Well, in case you haven’t heard yet, the NFA is back at it.

Effective November 30 they will be requiring US-based retail forex brokers to cap available leverage at 100:1. To quote the notice to members:

“…beginning on November 30, 2009, all FDMs must collect a customer security deposit of at least 1% for the currencies listed in Section 12 and at least 4% for all other currencies.”

The Section 12 currencies are the majors and some of the big European regional ones: British pound (GBP), the Swiss franc (CHF), the Canadian dollar (CAD), the Japanese yen (JPY), the Euro (EUR), the Australian dollar (AUD), the New Zealand dollar (NZD), the Swedish krona (SEK), the Norwegian krone (NOK), and the Danish krone (DKK). The US dollar (USD) is not specifically listed, but obviously it’s included.

As I understand it, any pair which includes at least one of the above currencies is covered by the 1% margin rule (100:1 leverage). In other words, the Mexican peso (MXN) isn’t on the list, but USD/MXN would fall under the 1% margin rule because the USD is part of the pair. All other currency pairs fall under the 4% (25:1) rule.

Value vs. Size
Note that according to the proposed rule change that was sent by the NFA to the CFTC for approval (the latter regulates the former) the margin must be calculated from the notional value of the position. I believe this is going to force a change among some brokers who have set their margin based on the size of a position rather than its value. For example, they would require $1000 margin on a 100,000 EUR/USD trade. Under the new rule they would have to require 1% of the value of the position. If EUR/USD is trading at 1.50, then a standard lot position would be worth $150,00, meaning a $1500 margin requirement.

It’s Actually More Leverage
This rule is actually an expansion of permissible leverage over what the NFA had proposed back in 2003. At that point they wanted 2% for the Section 12 currencies. That would have only permitted 50:1 leverage, which is closer to what the futures market margin rates are at (though still well short). The members put up a fuss at that point, however, and got them to put a hold on implementation of the rule.

Higher Leverage Means More NFA Action Against Brokers
The rules change proposal noted above also indicates that brokers permitting higher than 100:1 leverage were more apt to be the subject of NFA and/or CFTC enforcement action. At the same time, the two NFA member brokers capping leverage at 50:1 were never the subject of such action. Oanda is one of those brokers. I don’t know the other.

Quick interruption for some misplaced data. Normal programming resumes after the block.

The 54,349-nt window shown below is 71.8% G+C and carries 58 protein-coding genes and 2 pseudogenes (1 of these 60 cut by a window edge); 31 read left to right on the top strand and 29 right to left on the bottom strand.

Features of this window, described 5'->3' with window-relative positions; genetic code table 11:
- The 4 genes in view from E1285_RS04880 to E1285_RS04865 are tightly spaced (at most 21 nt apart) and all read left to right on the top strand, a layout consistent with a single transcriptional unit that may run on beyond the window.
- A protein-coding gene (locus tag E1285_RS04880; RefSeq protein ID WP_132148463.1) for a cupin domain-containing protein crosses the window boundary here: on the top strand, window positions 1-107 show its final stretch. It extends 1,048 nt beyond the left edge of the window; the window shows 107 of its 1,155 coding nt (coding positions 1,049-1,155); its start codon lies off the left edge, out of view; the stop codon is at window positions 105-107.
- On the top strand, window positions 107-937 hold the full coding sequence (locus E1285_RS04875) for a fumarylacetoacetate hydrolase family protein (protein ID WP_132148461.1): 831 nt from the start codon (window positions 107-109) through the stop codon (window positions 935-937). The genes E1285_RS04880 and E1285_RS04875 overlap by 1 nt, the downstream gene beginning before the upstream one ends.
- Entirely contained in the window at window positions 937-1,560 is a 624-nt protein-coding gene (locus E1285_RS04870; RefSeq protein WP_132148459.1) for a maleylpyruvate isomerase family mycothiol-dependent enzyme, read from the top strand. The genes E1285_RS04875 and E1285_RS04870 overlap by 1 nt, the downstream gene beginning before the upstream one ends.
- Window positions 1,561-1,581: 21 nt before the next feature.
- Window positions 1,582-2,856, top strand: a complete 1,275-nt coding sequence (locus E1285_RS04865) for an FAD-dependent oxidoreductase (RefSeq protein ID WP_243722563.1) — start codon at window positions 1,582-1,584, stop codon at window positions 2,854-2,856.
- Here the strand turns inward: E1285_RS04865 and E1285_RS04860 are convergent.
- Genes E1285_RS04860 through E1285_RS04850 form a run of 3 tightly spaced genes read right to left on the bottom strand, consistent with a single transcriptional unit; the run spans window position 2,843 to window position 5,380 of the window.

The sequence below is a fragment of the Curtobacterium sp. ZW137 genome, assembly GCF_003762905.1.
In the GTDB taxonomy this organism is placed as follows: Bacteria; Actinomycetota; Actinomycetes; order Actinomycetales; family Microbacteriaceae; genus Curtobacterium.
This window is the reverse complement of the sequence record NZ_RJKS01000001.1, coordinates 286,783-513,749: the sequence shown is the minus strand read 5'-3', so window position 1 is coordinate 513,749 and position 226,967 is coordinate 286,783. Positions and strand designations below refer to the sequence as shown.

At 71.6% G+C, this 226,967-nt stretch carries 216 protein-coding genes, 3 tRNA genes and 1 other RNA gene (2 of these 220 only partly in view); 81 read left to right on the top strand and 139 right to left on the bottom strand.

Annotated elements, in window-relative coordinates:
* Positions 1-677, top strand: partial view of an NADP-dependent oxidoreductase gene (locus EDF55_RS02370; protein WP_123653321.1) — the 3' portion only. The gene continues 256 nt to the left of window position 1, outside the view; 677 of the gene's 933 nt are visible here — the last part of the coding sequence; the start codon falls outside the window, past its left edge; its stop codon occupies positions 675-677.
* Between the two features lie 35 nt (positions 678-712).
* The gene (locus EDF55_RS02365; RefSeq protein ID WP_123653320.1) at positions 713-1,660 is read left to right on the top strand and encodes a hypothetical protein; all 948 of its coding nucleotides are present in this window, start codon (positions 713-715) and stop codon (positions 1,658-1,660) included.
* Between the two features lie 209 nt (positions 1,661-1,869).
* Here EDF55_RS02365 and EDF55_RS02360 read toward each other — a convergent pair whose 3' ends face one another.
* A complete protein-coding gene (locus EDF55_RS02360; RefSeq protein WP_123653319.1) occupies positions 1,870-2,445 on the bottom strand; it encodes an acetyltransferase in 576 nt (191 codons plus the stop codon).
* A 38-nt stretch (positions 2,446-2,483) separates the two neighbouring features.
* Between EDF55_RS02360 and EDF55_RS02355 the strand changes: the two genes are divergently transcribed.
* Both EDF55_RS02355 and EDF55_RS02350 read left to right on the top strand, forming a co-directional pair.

The NFA has indicated that it is concerned about an increased account burn-up rate at higher leverage points. While leverage is only a tool, it’s clearly that it is a dangerous tool in the hands of many new traders, even more so when you consider that those brokers offering the higher leverage seem more apt to engage in shenanigans.

Actually, the NFA proposal letter notes that one broker who offers 700:1 leverage (yikes!) actually claimed that it allows customers to employ tighter stops. I know this may sound like a contradiction, but I’ve long held that tight stops are a trap (see Close stops do not lower your risk). This 700:1 broker should be shut down if it honestly believes that higher leverage is required for tight stops. What are they smoking over there? I’d love to hear the logic. It would no doubt be quite humorous.

My Reaction
I’m perfectly fine with this rule. In fact, it really has no impact on my own trading. I have long traded through Oanda with their 50:1 maximum permissible leverage and never found myself constrained. A great many experienced forex traders will likely have the same response as they tend not to trade at much more than 10:1 or 20:1 actual leverage.

Also, I think the 100:1 leverage keeps the spot forex market in a good competitive position vis-a-vis the currency futures market.

Trading News

NFA Justifications and Reasoning for Killing Forex Hedging

Marjorie, who has been commenting on the No more hedging for forex traders post, dug up the NFA communique in which the reasons for the rule change are outlined from when the proposal was put forward to the CFTC after the comment period. You can find the full text here (including the part about price adjustment). I’m pasting below the relevant parts having to do with hedging/offsetting.

The other trading practice NFA believes must be addressed involves a strategy that FDMs refer to as “hedging”, where customers take long and short positions in the same currency pair in the same account. NFA is concerned that customers employing this strategy do not understand either the lack of economic benefit or the financial costs involved.

Ten of 17 FDMs surveyed offer the strategy to their customers, although for most it is a very small part of their business. Of these ten, six actively promote it on their web sites, while another one merely indicates that it is available.

Several of the FDMs told NFA that they had not offered the “hedging” strategy until their customers requested it. Although many of the FDMs admit that customers receive no financial benefit by carrying opposite positions, some FDMs believe that if they do not offer the strategy they will lose business to domestic and foreign firms that do.

NFA has two major concerns about this strategy. First, it essentially eliminates any opportunity to profit on the transaction. Second, it increases the customer’s financial costs in several ways. One way it increases costs is by doubling the expense of entering and exiting the transactions. In the on-exchange markets, a customer who carries opposite positions will normally pay twice the commissions. Similarly, a forex customer will pay the entire spread twice (buying at the high end of the spread and selling at the low end) rather than paying half on entry and half on exit.